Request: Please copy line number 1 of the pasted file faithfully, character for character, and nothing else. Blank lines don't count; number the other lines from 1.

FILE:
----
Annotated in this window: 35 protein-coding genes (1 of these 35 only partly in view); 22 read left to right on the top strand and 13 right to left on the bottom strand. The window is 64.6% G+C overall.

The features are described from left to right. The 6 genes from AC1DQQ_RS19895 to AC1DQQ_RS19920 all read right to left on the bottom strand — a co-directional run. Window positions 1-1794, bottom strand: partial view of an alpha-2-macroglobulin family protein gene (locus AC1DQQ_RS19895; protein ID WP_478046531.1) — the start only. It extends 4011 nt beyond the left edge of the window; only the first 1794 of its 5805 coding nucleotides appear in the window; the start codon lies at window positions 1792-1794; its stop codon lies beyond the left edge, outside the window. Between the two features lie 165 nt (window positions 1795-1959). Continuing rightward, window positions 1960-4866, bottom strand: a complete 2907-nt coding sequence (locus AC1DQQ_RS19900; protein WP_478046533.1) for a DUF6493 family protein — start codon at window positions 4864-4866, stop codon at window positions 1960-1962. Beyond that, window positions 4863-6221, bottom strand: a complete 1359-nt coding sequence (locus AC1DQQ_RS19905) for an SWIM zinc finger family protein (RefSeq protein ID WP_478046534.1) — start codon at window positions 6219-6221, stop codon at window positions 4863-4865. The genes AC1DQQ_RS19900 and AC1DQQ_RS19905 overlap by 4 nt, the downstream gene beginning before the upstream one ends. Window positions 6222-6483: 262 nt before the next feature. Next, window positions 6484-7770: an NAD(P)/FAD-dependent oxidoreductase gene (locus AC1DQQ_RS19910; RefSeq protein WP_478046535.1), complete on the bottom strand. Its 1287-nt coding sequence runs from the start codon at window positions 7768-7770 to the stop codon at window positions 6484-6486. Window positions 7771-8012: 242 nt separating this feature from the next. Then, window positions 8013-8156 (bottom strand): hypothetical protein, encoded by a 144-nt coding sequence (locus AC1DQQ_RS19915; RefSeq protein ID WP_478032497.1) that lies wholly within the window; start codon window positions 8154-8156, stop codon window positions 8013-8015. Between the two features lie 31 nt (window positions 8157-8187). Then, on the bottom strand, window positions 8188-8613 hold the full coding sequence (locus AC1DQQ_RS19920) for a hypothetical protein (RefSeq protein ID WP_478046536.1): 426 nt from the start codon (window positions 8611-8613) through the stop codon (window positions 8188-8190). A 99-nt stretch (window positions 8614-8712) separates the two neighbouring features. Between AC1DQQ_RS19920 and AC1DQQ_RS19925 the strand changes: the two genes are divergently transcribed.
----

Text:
Annotated in this window: 35 protein-coding genes (1 of these 35 only partly in view); 22 read left to right on the top strand and 13 right to left on the bottom strand. The window is 64.6% G+C overall.